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Course Description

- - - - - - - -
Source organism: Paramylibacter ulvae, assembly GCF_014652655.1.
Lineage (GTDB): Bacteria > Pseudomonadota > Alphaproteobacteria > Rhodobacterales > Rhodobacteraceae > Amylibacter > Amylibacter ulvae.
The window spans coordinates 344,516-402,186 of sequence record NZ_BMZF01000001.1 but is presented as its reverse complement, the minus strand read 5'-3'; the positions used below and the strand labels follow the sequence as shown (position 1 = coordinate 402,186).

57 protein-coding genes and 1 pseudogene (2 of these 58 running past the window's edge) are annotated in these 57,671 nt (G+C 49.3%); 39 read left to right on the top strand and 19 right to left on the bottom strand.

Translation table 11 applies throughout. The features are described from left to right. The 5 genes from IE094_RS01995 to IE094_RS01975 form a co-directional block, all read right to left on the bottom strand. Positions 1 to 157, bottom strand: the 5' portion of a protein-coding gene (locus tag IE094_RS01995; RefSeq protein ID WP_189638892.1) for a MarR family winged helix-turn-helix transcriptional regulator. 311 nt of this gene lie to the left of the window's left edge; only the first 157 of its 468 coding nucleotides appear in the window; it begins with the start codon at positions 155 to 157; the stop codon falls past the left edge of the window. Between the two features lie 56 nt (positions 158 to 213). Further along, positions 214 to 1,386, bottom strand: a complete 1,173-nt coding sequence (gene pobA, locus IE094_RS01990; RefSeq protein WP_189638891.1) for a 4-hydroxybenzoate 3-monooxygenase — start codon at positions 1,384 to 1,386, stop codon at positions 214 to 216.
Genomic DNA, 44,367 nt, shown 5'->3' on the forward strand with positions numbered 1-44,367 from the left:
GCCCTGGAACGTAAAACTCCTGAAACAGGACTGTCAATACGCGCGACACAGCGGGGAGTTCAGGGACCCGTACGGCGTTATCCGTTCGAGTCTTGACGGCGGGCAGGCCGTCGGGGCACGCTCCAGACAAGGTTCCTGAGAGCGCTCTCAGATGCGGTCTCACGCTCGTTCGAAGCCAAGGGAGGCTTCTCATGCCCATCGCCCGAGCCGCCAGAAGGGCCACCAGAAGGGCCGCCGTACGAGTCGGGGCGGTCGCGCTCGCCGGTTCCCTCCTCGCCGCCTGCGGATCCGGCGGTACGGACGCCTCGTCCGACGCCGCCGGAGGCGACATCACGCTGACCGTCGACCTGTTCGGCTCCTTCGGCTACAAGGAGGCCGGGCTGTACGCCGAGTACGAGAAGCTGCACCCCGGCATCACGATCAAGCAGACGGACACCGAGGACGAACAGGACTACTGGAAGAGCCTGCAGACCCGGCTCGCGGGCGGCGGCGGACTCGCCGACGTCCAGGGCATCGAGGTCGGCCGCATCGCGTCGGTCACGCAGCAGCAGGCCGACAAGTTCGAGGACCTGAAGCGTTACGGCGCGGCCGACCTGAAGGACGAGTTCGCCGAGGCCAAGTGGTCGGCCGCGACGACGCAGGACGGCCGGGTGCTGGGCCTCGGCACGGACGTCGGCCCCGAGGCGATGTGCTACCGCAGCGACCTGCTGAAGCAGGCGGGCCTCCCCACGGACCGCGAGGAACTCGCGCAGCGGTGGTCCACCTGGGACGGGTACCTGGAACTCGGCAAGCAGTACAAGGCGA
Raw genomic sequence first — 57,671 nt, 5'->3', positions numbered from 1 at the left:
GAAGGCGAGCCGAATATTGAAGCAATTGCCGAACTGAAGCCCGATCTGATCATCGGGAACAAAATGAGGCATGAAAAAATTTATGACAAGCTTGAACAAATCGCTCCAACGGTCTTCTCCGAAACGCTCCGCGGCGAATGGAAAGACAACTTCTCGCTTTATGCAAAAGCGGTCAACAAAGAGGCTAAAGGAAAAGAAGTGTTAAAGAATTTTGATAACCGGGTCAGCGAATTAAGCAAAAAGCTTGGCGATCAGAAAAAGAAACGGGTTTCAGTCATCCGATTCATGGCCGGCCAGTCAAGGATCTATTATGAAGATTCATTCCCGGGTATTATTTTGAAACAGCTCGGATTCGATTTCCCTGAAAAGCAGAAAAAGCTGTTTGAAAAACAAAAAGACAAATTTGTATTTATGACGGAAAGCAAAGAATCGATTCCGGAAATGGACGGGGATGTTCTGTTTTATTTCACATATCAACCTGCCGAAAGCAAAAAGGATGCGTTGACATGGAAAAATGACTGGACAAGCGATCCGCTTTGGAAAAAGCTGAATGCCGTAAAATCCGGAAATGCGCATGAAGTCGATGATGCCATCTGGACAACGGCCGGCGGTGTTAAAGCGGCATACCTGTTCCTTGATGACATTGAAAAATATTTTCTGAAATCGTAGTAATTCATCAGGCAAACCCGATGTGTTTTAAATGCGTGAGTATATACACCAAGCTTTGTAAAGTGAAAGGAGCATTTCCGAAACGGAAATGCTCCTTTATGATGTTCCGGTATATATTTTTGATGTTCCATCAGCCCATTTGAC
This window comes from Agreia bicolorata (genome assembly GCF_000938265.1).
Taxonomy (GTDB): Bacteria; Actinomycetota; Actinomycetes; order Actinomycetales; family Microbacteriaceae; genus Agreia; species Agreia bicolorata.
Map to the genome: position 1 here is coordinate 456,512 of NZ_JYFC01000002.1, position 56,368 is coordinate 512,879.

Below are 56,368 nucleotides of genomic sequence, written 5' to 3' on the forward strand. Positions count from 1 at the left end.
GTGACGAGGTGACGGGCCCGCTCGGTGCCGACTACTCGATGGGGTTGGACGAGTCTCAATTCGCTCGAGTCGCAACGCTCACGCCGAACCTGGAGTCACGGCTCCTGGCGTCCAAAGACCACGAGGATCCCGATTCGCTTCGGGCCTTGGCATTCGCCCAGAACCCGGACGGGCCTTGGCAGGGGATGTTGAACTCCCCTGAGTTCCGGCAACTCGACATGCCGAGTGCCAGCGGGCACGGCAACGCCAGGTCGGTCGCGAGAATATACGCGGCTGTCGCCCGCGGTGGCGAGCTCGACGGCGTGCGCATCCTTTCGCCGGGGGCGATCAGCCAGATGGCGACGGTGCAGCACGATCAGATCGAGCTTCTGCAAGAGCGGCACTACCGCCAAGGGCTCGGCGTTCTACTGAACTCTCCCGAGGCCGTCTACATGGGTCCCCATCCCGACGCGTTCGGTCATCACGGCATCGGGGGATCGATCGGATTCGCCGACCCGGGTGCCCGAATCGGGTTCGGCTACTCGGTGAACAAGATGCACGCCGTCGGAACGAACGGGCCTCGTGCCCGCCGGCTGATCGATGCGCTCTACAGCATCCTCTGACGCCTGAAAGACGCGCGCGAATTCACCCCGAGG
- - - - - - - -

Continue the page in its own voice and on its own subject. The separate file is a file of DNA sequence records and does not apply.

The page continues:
The causes of war and political violence dominate international relations. International trade and cooperation remain important, but for most scholars of international relations and, more importantly, most policy makers, international security issues most often take pride of place. This course surveys scholarly and policy literature on international relations (IR) theory, with a focus on international security as it has evolved in the past, the present, and as it might do in the future. The first part of the course introduces critical conceptual and theoretical scaffolding. For example, we will problematize the concept of “security” and take a look at the evolution of the states system and the role of force and how it has changed over time. We will examine more traditional aspects of international security including interstate war and nuclear proliferation, but also more contemporary issues related to terrorism, civil wars, and climate change. The main objective of the course is to provide students with (1) an understanding of how the international system of states manages insecurity; by (2) identifying important features and dynamics in world politics; as well as (3) the key challenges to international security in the past, present, and into the future. Students will be provided with an opportunity to critically engage IR theory and international security by assessing the state of knowledge and together identifying new questions and approaches that might help address critical theoretical and policy challenges.